Lucky No. 13 was also a good way to call it a career.
On Monday golfer Barry Caland edged regular playing partner Joe Scharf with a par on the second playoff hole to capture the 2012 Canadian Tire District Amateur – then promptly announced his retirement from the game.
The win, the 42-year-old’s 13th local major of his career, broke a longstanding tie with Trevor Jones, who held the previous mark.
He’s been trying to pass Jones for more than two years, his last major win coming at the 2010 Strathcona Invitational, followed by a string of runner-up results.
“I have mixed feelings, I guess,” said Caland, who shot a three-over 75 at Whitewater Golf Course on Sunday to finish the three-day, three-course event with a 212 total.
“I’ve been trying for a long time to get to that record … and knowing it was the last tournament of my career, it’s a nice way to go out.
Caland, who holds a record seven Strathcona Invitational titles, two District Open crowns and four District Amateur wins, said the decision was set in stone earlier this summer.
With a young son at home and injuries beginning to mount, Caland said he’s walking away with his head held high.
“I knew a month ago it was set in stone. Basically I’ll play the Stokaluk Shootout because I’m going to get an invite, but as far as competitive golf goes, this will be my last year. I’m just glad I can finish with no regrets.”
Caland lost last year’s District Amateur to Ed Atwill in a one-hole playoff, and said he had a feeling heading into this year’s sudden-death playoff that Scharf – who Caland twice captured Better Ball championships with in 2008 and 2009 – might have his number.
But faced with similar shots on the second extra hole, out of the thick rough on the left side of the 10th hole, Caland found the putting surface while Scharf’s iron shot flew on him and rolled over the back of the green.
He couldn’t have asked for a better playoff partner.
“To be able that last one with Joey, it was pretty special. We’ll have a lot of talks about it. He’s going to try to talk me out of (retiring) over the winter, but it’s done.”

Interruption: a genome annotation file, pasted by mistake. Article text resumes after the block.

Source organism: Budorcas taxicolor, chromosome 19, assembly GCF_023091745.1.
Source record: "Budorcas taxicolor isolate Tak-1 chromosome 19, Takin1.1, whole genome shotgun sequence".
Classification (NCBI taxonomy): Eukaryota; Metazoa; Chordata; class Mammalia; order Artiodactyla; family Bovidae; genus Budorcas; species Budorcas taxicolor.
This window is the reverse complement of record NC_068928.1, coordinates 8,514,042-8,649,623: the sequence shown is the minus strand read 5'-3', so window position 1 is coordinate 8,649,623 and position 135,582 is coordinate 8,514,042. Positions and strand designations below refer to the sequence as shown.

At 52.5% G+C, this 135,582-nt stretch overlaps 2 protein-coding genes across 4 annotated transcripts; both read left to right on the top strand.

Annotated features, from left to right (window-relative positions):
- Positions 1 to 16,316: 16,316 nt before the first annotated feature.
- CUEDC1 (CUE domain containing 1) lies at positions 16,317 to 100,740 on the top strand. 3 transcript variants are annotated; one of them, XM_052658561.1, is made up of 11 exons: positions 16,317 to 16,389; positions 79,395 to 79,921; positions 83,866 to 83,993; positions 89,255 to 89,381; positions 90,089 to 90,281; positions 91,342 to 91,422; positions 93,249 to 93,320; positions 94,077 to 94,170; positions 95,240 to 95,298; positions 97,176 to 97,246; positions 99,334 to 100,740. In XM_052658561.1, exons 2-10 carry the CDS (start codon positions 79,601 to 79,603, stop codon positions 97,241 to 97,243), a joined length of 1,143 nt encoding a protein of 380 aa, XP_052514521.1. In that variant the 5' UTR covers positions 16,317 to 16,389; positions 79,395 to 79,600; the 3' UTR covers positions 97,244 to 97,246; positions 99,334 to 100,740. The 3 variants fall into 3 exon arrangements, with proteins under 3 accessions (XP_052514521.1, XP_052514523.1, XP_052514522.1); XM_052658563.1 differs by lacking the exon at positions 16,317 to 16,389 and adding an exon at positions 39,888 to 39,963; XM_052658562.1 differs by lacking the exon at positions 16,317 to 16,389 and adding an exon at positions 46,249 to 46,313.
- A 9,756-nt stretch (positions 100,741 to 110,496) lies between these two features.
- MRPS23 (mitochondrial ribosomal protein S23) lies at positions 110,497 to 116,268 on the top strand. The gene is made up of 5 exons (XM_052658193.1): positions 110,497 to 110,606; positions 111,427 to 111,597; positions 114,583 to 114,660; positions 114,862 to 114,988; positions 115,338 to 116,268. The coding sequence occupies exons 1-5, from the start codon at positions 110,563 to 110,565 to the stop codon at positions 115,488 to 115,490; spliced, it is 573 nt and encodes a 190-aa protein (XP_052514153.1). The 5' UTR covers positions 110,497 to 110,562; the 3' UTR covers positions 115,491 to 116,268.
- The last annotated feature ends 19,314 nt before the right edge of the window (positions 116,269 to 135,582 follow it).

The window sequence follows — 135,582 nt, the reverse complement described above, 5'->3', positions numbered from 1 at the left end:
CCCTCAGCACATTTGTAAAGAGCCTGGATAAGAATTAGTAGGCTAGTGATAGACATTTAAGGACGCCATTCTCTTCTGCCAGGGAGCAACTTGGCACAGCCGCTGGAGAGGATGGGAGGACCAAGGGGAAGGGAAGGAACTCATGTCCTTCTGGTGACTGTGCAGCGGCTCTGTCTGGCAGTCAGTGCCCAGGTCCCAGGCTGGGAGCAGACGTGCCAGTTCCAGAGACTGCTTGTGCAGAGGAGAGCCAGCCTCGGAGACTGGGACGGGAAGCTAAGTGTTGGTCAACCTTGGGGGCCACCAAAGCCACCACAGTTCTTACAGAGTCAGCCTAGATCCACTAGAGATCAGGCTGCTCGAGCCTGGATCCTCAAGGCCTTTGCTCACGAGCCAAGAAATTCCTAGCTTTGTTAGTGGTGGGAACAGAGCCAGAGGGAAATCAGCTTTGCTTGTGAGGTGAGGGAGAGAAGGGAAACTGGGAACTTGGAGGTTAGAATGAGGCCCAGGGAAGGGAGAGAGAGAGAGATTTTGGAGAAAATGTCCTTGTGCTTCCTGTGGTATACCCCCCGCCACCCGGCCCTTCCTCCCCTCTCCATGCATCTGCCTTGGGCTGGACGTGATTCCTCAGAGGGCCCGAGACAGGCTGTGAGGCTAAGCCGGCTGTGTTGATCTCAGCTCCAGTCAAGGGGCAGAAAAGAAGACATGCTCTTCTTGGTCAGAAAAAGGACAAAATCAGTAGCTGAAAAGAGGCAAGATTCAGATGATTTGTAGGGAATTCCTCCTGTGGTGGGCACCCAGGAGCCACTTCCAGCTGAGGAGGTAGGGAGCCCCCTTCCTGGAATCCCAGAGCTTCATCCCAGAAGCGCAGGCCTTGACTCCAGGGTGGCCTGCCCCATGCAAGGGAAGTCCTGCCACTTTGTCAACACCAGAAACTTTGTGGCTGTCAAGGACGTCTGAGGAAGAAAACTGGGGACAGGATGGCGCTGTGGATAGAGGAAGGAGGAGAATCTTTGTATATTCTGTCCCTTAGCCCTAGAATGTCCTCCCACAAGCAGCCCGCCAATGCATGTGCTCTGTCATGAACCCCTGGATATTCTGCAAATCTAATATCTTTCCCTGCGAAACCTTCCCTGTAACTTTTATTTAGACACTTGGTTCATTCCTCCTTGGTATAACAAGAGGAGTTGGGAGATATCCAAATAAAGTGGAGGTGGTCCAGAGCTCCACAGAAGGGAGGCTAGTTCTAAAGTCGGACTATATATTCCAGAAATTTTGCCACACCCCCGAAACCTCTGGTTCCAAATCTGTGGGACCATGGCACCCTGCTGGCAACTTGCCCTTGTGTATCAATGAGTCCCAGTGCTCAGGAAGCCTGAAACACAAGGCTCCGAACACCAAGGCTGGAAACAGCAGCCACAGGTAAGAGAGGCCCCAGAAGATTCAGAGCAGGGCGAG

Scharf began the day three shots behind Caland, but narrowed the gap to one at the turn, playing a group ahead of the final threesome alongside Robbie Untinen and Dave Joubert.
He birdied three of his final home, including a clutch approach on 18 that he stuck to within seven feet, calmly rolling home the putt to force the playoff.
“I’m very proud of myself for doing that, but unfortunately in the playoff I came up a little short. But that’s the way it goes,” said Scharf, adding he plans to take the year off from competitive curling, sticking to the Men’s Major League circuit in 2012-13.
“On this golf course you don’t have to get too risky. You know there’s going to be a lot of bogeys out there and a lot of pars. My game plan was to make a whole bunch of cards and take the birdies when I could get them. I put a good little run together at the end.”
Caland, who bogeyed 6, 10 and 15, describing his game as terrible, had a chance for an up-and-down to win from the greenside rough in regulation, but came up short on his chip and settled for par.
On the first playoff hole, the 590-yard 18th, Caland hit the green in two, but once again Scharf stuck his third to about five feet and halved the hole with a birdie.
Untinen, 17-year-old Evan DeGrazia and Robert Cumming finished two shots back at 214 in a three-way tie for third.
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